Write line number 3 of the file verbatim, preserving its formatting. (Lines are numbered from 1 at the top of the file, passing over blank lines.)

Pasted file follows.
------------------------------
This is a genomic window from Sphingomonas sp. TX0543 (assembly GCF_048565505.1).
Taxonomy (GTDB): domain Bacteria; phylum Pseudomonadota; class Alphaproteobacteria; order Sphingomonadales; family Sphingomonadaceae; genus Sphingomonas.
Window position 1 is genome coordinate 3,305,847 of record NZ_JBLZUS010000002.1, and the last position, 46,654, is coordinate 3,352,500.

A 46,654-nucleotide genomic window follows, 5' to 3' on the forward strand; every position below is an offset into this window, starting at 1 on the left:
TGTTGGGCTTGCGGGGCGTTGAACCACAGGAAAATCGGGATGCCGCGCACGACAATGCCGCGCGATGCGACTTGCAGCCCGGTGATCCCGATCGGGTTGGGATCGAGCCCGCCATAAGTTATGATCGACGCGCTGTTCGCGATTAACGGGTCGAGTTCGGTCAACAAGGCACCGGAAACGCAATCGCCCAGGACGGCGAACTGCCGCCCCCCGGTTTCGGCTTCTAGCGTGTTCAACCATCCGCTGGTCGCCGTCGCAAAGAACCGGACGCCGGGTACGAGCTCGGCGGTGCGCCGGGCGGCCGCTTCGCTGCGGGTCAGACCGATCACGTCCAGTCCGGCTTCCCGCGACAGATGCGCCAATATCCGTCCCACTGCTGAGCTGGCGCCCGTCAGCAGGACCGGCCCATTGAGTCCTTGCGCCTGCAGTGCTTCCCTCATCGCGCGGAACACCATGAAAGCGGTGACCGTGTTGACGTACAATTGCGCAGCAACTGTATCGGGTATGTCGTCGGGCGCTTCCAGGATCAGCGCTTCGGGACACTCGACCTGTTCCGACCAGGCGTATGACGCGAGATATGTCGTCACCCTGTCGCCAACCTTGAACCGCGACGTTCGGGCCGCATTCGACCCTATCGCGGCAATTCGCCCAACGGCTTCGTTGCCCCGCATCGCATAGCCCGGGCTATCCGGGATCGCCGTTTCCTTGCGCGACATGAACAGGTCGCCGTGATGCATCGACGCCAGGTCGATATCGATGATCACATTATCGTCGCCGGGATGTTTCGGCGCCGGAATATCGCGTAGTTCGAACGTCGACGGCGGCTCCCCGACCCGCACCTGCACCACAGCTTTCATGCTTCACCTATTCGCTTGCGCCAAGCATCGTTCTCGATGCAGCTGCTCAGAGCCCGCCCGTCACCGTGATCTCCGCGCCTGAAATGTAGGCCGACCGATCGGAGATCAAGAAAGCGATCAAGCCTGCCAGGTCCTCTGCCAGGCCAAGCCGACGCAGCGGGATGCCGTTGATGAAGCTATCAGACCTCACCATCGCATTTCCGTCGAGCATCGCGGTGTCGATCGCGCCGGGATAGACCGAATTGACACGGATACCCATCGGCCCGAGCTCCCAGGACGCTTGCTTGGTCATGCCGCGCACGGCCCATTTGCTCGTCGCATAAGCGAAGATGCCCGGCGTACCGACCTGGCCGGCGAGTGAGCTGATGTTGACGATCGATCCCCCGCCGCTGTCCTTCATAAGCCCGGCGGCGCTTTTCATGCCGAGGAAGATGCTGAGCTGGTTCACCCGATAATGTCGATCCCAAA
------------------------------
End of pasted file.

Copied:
Window position 1 is genome coordinate 3,305,847 of record NZ_JBLZUS010000002.1, and the last position, 46,654, is coordinate 3,352,500.